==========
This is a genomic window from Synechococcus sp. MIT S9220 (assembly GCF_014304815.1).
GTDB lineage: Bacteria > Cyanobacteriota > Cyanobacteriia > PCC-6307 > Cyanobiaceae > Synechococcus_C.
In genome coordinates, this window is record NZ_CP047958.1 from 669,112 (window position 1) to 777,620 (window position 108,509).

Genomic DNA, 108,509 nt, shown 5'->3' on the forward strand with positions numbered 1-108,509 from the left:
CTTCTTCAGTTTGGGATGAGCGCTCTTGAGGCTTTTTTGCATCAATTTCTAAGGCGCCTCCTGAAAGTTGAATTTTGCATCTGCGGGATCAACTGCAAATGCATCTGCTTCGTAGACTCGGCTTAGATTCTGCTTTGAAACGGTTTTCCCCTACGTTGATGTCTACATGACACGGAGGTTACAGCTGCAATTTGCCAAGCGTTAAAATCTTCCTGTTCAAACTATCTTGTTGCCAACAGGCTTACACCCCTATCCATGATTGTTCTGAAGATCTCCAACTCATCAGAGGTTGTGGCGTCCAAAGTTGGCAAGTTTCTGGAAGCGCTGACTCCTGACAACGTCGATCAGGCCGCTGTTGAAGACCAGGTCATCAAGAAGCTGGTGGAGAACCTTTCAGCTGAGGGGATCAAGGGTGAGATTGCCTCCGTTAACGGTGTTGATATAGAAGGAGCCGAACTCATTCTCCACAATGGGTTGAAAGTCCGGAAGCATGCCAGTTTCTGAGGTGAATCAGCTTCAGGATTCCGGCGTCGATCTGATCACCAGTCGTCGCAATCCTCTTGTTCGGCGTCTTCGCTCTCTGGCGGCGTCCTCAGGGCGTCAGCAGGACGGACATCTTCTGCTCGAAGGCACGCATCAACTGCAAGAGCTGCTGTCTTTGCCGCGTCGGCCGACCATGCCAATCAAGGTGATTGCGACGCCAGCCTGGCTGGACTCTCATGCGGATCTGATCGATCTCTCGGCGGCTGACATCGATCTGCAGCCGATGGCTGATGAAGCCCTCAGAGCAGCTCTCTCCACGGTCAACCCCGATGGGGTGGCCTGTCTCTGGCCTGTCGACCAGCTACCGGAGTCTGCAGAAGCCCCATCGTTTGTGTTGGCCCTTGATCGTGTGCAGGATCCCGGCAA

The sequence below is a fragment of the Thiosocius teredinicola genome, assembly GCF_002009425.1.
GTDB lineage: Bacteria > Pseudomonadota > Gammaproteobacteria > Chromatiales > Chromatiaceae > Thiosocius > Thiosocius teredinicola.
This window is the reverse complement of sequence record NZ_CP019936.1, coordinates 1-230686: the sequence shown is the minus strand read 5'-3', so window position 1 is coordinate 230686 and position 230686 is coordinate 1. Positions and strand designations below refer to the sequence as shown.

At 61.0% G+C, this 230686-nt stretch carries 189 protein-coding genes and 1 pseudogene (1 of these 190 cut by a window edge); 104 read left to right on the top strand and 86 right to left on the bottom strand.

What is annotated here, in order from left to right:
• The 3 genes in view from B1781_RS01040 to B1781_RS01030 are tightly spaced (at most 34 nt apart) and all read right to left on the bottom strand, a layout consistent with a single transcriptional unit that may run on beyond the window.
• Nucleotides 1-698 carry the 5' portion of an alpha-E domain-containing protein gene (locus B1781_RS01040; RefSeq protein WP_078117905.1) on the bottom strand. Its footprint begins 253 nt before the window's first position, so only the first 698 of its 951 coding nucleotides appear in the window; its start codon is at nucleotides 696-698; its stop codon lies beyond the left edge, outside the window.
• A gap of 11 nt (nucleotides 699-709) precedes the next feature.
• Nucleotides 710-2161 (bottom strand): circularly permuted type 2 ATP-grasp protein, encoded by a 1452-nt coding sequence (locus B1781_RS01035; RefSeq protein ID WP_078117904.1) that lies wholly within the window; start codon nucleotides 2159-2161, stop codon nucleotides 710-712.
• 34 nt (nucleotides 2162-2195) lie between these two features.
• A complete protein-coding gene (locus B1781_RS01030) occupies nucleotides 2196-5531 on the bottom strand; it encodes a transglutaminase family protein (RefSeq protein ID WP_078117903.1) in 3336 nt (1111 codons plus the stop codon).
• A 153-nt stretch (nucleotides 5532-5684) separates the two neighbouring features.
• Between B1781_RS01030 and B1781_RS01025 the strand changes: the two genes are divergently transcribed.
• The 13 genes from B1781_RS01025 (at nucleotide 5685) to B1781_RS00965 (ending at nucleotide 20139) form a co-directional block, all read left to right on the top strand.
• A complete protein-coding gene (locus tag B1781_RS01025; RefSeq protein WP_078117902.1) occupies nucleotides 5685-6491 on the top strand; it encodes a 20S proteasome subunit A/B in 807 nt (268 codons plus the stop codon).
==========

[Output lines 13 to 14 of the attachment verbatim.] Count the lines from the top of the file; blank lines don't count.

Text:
• A gap of 11 nt (nucleotides 699-709) precedes the next feature.
• Nucleotides 710-2161 (bottom strand): circularly permuted type 2 ATP-grasp protein, encoded by a 1452-nt coding sequence (locus B1781_RS01035; RefSeq protein ID WP_078117904.1) that lies wholly within the window; start codon nucleotides 2159-2161, stop codon nucleotides 710-712.